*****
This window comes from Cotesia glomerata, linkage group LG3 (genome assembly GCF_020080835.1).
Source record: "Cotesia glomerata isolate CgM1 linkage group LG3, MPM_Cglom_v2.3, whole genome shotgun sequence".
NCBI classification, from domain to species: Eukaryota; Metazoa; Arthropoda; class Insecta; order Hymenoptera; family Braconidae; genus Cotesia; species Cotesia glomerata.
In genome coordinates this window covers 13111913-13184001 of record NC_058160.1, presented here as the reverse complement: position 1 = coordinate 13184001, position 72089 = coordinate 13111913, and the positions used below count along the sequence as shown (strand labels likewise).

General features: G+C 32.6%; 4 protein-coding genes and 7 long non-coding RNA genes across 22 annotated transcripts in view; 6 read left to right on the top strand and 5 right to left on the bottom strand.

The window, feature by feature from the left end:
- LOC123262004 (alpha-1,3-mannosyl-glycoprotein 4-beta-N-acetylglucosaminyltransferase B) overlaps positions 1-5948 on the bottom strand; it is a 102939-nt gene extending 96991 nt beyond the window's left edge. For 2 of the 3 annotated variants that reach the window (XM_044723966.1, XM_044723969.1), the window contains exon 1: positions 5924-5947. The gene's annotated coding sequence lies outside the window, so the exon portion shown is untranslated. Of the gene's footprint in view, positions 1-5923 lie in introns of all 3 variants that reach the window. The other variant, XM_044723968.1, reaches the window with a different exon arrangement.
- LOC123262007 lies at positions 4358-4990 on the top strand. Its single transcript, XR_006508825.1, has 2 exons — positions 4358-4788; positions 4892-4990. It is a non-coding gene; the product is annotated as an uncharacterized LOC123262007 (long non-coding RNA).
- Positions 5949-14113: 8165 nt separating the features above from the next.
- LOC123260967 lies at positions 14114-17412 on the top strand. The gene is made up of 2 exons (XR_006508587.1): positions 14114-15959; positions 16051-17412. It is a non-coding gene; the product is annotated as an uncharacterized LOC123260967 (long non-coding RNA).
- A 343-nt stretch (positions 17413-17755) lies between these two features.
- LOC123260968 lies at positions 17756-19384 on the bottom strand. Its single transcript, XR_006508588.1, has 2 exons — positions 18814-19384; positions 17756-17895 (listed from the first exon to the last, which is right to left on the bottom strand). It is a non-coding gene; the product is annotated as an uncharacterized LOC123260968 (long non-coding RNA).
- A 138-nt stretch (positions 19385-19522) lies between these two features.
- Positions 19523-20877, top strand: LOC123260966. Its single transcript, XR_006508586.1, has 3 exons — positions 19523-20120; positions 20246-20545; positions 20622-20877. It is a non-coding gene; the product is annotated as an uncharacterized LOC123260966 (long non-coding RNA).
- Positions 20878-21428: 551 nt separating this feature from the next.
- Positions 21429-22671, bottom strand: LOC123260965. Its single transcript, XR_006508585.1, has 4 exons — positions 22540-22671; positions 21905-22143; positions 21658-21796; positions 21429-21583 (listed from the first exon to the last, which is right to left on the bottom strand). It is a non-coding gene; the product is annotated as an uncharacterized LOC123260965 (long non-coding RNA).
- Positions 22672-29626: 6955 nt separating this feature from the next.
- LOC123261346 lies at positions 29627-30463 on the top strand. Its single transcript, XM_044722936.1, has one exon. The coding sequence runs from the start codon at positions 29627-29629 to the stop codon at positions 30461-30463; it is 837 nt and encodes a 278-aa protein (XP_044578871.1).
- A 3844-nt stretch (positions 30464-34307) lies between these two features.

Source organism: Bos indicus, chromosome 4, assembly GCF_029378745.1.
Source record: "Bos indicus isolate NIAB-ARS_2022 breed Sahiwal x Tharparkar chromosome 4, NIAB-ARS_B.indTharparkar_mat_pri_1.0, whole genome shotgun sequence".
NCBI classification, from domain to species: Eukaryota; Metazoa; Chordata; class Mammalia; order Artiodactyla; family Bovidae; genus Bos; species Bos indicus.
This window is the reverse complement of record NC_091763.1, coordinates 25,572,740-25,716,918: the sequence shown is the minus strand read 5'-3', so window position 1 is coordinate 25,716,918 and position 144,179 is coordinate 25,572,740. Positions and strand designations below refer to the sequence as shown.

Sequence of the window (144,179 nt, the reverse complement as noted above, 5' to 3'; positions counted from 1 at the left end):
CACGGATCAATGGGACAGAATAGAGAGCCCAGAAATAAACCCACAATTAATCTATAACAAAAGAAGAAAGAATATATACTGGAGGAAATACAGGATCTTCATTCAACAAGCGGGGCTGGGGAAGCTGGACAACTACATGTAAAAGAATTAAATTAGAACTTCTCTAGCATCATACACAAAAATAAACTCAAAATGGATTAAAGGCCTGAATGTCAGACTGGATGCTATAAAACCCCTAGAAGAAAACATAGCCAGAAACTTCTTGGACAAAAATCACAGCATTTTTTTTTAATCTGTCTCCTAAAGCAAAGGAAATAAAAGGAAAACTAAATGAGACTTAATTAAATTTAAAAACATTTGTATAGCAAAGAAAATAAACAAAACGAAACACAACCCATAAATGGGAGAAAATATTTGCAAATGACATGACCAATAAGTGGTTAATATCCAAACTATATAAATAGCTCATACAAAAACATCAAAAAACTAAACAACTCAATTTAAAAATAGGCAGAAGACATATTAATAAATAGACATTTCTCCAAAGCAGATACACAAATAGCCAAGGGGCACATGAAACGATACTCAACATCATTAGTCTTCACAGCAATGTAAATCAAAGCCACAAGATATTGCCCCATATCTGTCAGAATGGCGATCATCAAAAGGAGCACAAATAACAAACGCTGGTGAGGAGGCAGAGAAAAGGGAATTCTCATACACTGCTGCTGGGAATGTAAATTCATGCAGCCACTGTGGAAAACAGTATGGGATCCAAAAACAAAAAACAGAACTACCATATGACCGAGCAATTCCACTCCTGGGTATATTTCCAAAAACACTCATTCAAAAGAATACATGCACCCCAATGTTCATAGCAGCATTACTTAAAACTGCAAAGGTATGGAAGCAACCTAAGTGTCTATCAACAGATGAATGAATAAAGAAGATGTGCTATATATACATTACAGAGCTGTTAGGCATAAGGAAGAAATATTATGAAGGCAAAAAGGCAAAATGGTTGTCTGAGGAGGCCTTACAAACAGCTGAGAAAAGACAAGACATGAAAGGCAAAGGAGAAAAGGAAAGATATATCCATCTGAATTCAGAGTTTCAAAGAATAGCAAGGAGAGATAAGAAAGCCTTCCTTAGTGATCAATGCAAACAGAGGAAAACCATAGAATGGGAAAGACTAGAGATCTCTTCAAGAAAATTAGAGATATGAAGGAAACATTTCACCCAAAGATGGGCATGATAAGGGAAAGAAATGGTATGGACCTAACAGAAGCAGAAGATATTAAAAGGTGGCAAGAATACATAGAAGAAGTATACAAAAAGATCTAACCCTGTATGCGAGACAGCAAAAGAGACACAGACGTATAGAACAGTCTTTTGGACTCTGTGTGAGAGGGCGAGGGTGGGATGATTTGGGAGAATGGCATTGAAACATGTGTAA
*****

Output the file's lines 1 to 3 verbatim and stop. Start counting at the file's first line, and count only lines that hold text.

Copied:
This window comes from Cotesia glomerata, linkage group LG3 (genome assembly GCF_020080835.1).
Source record: "Cotesia glomerata isolate CgM1 linkage group LG3, MPM_Cglom_v2.3, whole genome shotgun sequence".
NCBI classification, from domain to species: Eukaryota; Metazoa; Arthropoda; class Insecta; order Hymenoptera; family Braconidae; genus Cotesia; species Cotesia glomerata.